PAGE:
Sept. 13, 2018Print | PDF
Michael Ackerman felt shocked when he received word that he was the recipient of Wilfrid Laurier University’s award for sustained excellence in teaching, but he shouldn’t have.
Ackerman, an assistant professor in the English department at Laurier’s Brantford campus, has spent nearly 10 years connecting with students and effectively adapting his teaching to the changing demographics, technology, and growing campus size.
“His classes are designed with the student in mind, as he teaches material both thoroughly and at an accessible pace,” says Laurier alumna Hayley Jarvis (BA, BEd ’18). “He is a passionate educator who attentively cares for students’ overall wellbeing.”
Ackerman was nominated for the 2018 award by Richelle Monaghan, fellow teaching awardee and Laurier associate professor in Health Studies and Biology. For Monaghan, the nomination was merely a formality; according to her, his exemplary practice speaks for itself.
“I am keenly aware of his teaching innovation, dedication to students, and his creative solutions to connecting students with real-world experiences,” says Monaghan. “One of the most prominent themes in his teaching is inclusivity and designing a welcoming space for all to learn.”
Creating a highly personalized experience for students may sound challenging, but it is something that Ackerman learned long before his time as an instructor.
During his undergraduate studies at St. Jerome’s University, his instructor offered him the opportunity to complete a hands-on creative project in a Canadian Literature course where the final assessment was supposed to be a written essay.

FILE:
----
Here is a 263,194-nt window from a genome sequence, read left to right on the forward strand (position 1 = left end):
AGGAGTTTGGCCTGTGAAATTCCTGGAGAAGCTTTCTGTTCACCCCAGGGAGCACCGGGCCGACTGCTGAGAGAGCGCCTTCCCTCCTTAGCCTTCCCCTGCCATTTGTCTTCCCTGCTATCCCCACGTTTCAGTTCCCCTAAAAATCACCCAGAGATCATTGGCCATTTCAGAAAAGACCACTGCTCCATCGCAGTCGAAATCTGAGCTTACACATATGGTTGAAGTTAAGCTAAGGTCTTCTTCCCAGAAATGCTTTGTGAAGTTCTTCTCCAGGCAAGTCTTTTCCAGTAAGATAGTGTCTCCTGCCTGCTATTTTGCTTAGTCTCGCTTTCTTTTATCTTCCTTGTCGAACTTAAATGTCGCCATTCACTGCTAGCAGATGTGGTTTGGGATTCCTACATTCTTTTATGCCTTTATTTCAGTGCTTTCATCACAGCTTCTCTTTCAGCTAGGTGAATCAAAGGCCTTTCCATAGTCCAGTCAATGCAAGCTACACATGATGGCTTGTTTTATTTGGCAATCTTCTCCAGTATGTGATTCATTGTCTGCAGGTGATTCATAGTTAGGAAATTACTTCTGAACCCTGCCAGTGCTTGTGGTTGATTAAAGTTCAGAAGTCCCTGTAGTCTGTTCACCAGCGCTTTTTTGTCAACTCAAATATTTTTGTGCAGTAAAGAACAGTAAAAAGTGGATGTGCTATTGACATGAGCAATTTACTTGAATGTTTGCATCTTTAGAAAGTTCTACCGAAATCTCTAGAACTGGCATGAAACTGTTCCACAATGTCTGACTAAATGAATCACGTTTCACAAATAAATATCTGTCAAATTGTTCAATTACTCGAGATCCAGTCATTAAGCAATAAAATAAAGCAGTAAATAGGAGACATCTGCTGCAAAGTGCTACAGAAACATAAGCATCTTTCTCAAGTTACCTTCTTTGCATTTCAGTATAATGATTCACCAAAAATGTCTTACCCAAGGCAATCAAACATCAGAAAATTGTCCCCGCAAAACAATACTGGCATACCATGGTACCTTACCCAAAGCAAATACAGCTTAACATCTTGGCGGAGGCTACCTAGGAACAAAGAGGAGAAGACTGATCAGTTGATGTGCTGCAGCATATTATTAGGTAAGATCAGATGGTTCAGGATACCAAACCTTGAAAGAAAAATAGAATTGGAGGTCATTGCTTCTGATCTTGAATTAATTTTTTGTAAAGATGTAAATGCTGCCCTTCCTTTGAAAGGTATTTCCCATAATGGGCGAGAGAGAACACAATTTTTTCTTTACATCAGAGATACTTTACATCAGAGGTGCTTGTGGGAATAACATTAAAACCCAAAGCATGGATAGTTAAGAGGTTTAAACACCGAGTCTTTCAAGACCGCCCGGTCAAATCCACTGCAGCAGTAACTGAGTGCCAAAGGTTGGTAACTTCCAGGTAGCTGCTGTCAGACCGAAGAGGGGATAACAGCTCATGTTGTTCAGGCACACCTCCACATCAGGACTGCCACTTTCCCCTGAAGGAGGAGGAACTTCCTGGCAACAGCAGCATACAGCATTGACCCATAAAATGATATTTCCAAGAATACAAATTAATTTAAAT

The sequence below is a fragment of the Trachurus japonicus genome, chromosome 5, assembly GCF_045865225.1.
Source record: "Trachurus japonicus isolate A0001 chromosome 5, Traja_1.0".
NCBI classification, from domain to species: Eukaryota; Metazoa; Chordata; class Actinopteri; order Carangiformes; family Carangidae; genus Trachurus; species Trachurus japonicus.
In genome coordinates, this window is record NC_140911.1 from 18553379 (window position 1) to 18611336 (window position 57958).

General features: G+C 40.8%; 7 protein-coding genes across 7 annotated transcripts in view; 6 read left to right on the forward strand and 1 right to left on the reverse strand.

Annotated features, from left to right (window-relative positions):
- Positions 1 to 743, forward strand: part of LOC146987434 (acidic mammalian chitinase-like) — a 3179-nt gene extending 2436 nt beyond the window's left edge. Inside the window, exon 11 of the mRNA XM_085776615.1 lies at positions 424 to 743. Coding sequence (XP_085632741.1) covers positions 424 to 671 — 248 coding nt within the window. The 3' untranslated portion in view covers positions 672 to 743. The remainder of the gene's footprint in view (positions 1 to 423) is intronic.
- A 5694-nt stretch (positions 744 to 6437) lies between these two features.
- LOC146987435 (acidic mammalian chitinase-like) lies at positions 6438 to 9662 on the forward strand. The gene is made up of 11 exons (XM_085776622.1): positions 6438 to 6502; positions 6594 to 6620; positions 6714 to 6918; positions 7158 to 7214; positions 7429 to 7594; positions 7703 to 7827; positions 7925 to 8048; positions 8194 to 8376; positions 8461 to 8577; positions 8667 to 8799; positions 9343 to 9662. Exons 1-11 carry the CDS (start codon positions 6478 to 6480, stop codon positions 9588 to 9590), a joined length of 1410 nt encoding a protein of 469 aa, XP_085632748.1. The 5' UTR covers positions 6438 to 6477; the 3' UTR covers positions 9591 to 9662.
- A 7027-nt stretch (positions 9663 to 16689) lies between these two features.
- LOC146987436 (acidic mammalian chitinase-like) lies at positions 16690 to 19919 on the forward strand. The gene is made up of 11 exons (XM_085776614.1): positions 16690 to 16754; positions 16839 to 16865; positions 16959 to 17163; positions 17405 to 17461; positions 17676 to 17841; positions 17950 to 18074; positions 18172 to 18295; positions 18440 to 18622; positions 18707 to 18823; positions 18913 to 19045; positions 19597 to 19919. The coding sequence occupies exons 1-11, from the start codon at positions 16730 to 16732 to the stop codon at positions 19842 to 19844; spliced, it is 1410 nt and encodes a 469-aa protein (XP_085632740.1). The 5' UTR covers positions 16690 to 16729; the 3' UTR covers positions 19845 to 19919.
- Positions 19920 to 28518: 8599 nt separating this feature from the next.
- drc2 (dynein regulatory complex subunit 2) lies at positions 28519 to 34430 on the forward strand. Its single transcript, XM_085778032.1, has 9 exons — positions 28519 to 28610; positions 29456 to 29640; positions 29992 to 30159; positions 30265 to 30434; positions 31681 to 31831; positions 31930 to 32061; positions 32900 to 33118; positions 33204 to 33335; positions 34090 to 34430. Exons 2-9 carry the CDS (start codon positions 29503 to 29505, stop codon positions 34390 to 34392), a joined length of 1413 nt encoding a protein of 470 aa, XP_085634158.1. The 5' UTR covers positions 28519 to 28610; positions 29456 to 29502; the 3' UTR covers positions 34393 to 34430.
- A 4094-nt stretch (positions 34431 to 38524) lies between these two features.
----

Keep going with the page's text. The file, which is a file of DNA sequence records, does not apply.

“I found this alternative project both tremendously challenging and personally rewarding,” says Ackerman.
As a result of this early introduction to alternative assignments, Ackerman now offers some of his own upper-year students flexibility in their assignments – a slightly unusual approach considering the context of traditional essay-based English and literature assessment methods.
Expanding beyond the concept of teaching as a way to “build good thinkers,” he stresses the importance of innovative projects as a way of acknowledging students’ own history and culture as “emotional, feeling beings.”
“Creative and alternative assignments are designed to be both intellectually challenging and personally meaningful projects,” says Ackerman. “These are opportunities for students to engage with the content of a course in creative ways and an attempt to honour the diversity of learners in our educational environments.”
Students’ paintings, videos, scrapbooks, cookbooks and woodwork were presented as final projects last semester in Ackerman’s Canadian Women Writers class. Of course, students had the option to write a final essay but several opted for more artistic endeavours.
“There is always a written component to these projects that asks the student to articulate their rationale for the creative portion,” says Ackerman. “This not only puts students in charge of connecting their creativity to the course concepts, it also challenges them to reflect on the value and limitations of their own design process.”
In his Early American Life Writing course, students keep a journal chronicling their thoughts and struggles with the concepts and readings during the semester. Ackerman provides bi-weekly feedback on the entries, but the journal ultimately becomes a way for students to apply the ideas presented in the course in relation to their own personal experience while engaging with the theory.
Three years ago, Ackerman introduced a new component to the course involving weekly workshops with local seniors. In the first iteration, community members were invited into the classroom. Subsequent years saw students meeting seniors one-on-one in community centres. Students work with the seniors to produce a collaborative autobiographical project.